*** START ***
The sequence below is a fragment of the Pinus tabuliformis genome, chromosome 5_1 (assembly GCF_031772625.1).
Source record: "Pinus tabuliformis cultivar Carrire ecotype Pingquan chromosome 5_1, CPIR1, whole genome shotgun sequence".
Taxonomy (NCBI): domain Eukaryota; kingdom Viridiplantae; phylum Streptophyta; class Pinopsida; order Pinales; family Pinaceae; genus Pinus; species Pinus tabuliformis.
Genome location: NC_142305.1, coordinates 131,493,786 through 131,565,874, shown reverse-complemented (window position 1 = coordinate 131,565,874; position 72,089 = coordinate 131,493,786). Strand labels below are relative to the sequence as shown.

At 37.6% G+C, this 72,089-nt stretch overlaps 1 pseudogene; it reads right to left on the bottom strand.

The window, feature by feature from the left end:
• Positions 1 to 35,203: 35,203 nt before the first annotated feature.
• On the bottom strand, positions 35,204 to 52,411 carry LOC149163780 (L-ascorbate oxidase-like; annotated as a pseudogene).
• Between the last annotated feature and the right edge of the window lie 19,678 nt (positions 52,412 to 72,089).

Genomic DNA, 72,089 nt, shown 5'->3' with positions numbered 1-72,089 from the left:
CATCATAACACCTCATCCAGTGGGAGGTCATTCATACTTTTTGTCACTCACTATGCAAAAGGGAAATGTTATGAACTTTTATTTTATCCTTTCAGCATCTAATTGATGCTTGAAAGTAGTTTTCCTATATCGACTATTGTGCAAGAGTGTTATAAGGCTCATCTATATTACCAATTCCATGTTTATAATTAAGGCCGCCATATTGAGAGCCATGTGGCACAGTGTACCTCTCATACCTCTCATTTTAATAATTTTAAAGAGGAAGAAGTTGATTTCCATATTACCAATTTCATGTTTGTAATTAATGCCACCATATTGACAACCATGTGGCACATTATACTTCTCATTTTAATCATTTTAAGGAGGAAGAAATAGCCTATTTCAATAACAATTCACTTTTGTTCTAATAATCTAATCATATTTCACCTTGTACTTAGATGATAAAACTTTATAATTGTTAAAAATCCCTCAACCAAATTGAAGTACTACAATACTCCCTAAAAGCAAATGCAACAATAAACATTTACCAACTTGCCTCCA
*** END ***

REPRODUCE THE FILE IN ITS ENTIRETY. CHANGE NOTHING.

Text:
The sequence below is a fragment of the Pinus tabuliformis genome, chromosome 5_1 (assembly GCF_031772625.1).
Source record: "Pinus tabuliformis cultivar Carrire ecotype Pingquan chromosome 5_1, CPIR1, whole genome shotgun sequence".
Taxonomy (NCBI): domain Eukaryota; kingdom Viridiplantae; phylum Streptophyta; class Pinopsida; order Pinales; family Pinaceae; genus Pinus; species Pinus tabuliformis.
Genome location: NC_142305.1, coordinates 131,493,786 through 131,565,874, shown reverse-complemented (window position 1 = coordinate 131,565,874; position 72,089 = coordinate 131,493,786). Strand labels below are relative to the sequence as shown.

At 37.6% G+C, this 72,089-nt stretch overlaps 1 pseudogene; it reads right to left on the bottom strand.

The window, feature by feature from the left end:
• Positions 1 to 35,203: 35,203 nt before the first annotated feature.
• On the bottom strand, positions 35,204 to 52,411 carry LOC149163780 (L-ascorbate oxidase-like; annotated as a pseudogene).
• Between the last annotated feature and the right edge of the window lie 19,678 nt (positions 52,412 to 72,089).

Genomic DNA, 72,089 nt, shown 5'->3' with positions numbered 1-72,089 from the left:
CATCATAACACCTCATCCAGTGGGAGGTCATTCATACTTTTTGTCACTCACTATGCAAAAGGGAAATGTTATGAACTTTTATTTTATCCTTTCAGCATCTAATTGATGCTTGAAAGTAGTTTTCCTATATCGACTATTGTGCAAGAGTGTTATAAGGCTCATCTATATTACCAATTCCATGTTTATAATTAAGGCCGCCATATTGAGAGCCATGTGGCACAGTGTACCTCTCATACCTCTCATTTTAATAATTTTAAAGAGGAAGAAGTTGATTTCCATATTACCAATTTCATGTTTGTAATTAATGCCACCATATTGACAACCATGTGGCACATTATACTTCTCATTTTAATCATTTTAAGGAGGAAGAAATAGCCTATTTCAATAACAATTCACTTTTGTTCTAATAATCTAATCATATTTCACCTTGTACTTAGATGATAAAACTTTATAATTGTTAAAAATCCCTCAACCAAATTGAAGTACTACAATACTCCCTAAAAGCAAATGCAACAATAAACATTTACCAACTTGCCTCCA